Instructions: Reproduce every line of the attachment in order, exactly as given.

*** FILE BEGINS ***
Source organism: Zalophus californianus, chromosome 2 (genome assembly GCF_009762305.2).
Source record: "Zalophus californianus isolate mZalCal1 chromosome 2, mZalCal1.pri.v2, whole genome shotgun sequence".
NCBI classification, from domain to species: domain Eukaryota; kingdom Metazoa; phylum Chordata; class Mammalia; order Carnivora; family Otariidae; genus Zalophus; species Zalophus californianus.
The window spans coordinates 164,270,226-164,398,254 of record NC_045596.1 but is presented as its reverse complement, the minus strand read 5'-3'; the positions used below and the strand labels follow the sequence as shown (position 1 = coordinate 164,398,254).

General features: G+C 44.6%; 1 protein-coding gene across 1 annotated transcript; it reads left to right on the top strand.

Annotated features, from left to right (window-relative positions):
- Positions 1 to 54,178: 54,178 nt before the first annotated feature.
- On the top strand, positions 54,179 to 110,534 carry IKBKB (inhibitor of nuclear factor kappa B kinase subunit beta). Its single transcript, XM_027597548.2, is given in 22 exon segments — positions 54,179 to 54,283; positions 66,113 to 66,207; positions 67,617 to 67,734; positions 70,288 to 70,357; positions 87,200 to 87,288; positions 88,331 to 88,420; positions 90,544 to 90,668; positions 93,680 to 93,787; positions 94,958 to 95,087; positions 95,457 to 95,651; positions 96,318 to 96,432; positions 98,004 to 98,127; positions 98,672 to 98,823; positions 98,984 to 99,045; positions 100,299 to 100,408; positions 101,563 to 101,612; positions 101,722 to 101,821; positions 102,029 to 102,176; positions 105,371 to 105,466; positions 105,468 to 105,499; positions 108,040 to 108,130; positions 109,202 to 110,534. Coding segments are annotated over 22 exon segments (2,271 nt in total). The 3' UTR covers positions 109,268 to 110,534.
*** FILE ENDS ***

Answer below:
Source organism: Zalophus californianus, chromosome 2 (genome assembly GCF_009762305.2).
Source record: "Zalophus californianus isolate mZalCal1 chromosome 2, mZalCal1.pri.v2, whole genome shotgun sequence".
NCBI classification, from domain to species: domain Eukaryota; kingdom Metazoa; phylum Chordata; class Mammalia; order Carnivora; family Otariidae; genus Zalophus; species Zalophus californianus.
The window spans coordinates 164,270,226-164,398,254 of record NC_045596.1 but is presented as its reverse complement, the minus strand read 5'-3'; the positions used below and the strand labels follow the sequence as shown (position 1 = coordinate 164,398,254).

General features: G+C 44.6%; 1 protein-coding gene across 1 annotated transcript; it reads left to right on the top strand.

Annotated features, from left to right (window-relative positions):
- Positions 1 to 54,178: 54,178 nt before the first annotated feature.
- On the top strand, positions 54,179 to 110,534 carry IKBKB (inhibitor of nuclear factor kappa B kinase subunit beta). Its single transcript, XM_027597548.2, is given in 22 exon segments — positions 54,179 to 54,283; positions 66,113 to 66,207; positions 67,617 to 67,734; positions 70,288 to 70,357; positions 87,200 to 87,288; positions 88,331 to 88,420; positions 90,544 to 90,668; positions 93,680 to 93,787; positions 94,958 to 95,087; positions 95,457 to 95,651; positions 96,318 to 96,432; positions 98,004 to 98,127; positions 98,672 to 98,823; positions 98,984 to 99,045; positions 100,299 to 100,408; positions 101,563 to 101,612; positions 101,722 to 101,821; positions 102,029 to 102,176; positions 105,371 to 105,466; positions 105,468 to 105,499; positions 108,040 to 108,130; positions 109,202 to 110,534. Coding segments are annotated over 22 exon segments (2,271 nt in total). The 3' UTR covers positions 109,268 to 110,534.